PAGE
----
The idea of GA is to combine the different solutions generation after generation to extract the best genes (variables) from each one. That way it creates new and more fit individuals.

We can find other uses of GA such as hyper-tunning parameters, finding the maximum (or minimum) of a function, or searching for the correct neural network architecture (neuroevolution), among others.

I’ve seen a few people use genetic algorithms in the past decade, but usually for hyperparameter tuning rather than as a primary algorithm. It was always the “algorithm of last resort” even before neural networks took over the industry, but if you want to spend way too much time on the topic, I have a series. If you have too much time on your hands and meet me in person, ask about my thesis.

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A Functional Approach To PySpark

Tristan Robinson shows us how we can implement a transform function which makes Python code look a little bit more functional:

After a small bit of research I discovered the concept of monkey patching (modifying a program to extend its local execution) the DataFrame object to include a transform function. This function is missing from PySpark but does exist as part of the Scala language already.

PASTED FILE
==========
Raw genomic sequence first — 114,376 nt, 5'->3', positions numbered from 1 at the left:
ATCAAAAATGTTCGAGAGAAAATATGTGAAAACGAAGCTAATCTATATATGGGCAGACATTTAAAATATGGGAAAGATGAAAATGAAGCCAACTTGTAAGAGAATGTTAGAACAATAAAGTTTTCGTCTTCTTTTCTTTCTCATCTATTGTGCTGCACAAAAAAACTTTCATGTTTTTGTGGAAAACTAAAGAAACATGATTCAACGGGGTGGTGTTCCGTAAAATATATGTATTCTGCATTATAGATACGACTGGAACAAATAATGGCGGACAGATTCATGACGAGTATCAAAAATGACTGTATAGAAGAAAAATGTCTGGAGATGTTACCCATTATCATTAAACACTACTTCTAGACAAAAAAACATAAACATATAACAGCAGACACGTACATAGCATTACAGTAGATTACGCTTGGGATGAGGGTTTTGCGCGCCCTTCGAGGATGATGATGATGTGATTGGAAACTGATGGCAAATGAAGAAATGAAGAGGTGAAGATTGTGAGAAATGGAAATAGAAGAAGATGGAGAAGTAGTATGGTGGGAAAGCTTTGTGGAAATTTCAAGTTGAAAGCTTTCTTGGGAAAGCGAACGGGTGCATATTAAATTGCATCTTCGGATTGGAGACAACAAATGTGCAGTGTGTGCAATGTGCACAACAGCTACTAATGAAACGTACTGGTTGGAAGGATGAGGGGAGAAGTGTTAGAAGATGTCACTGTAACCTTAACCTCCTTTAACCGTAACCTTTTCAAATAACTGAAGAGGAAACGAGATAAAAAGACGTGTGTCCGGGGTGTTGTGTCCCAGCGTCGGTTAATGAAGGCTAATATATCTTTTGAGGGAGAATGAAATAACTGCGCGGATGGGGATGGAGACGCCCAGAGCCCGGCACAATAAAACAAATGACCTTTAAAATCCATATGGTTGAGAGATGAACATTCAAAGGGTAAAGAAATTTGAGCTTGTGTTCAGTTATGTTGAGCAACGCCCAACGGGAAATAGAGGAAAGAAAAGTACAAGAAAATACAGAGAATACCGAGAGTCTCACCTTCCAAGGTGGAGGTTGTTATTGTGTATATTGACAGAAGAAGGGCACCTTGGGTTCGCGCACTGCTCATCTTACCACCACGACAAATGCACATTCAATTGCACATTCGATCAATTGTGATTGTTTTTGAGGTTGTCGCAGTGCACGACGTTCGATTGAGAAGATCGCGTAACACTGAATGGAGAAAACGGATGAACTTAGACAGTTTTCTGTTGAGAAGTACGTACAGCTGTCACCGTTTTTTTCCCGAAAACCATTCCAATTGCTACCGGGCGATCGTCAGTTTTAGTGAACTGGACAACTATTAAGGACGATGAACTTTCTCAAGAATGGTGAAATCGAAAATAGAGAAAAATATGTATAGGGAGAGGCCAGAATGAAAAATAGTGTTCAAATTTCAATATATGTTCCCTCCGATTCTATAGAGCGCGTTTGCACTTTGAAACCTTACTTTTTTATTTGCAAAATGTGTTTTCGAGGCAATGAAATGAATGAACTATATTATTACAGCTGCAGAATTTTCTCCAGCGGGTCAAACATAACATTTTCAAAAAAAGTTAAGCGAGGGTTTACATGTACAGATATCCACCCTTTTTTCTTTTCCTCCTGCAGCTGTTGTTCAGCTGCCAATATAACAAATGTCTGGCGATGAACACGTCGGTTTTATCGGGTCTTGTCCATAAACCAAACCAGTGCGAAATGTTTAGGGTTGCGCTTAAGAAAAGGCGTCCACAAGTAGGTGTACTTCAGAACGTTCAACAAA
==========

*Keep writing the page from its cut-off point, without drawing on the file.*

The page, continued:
The following code can be used to achieve this, and can be stored in a generic wrapper functions notebook to separate it out from your main code. This can then be called to import the functions whenever you need them.

Things which make Python more of a functional language are fine by me. Even though I’d rather use Scala.

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Highlighting Words In Powershell

Roman Gelman has a function which lets you highlight words in Powershell text:

Despite of the Write-HostHighlight function intended to work with a text (it highlights a substring within a string), it can operate with objects too. Generally, it accepts any input from any cmdlet. The output is not always looks nice, but it works! Let see some examples.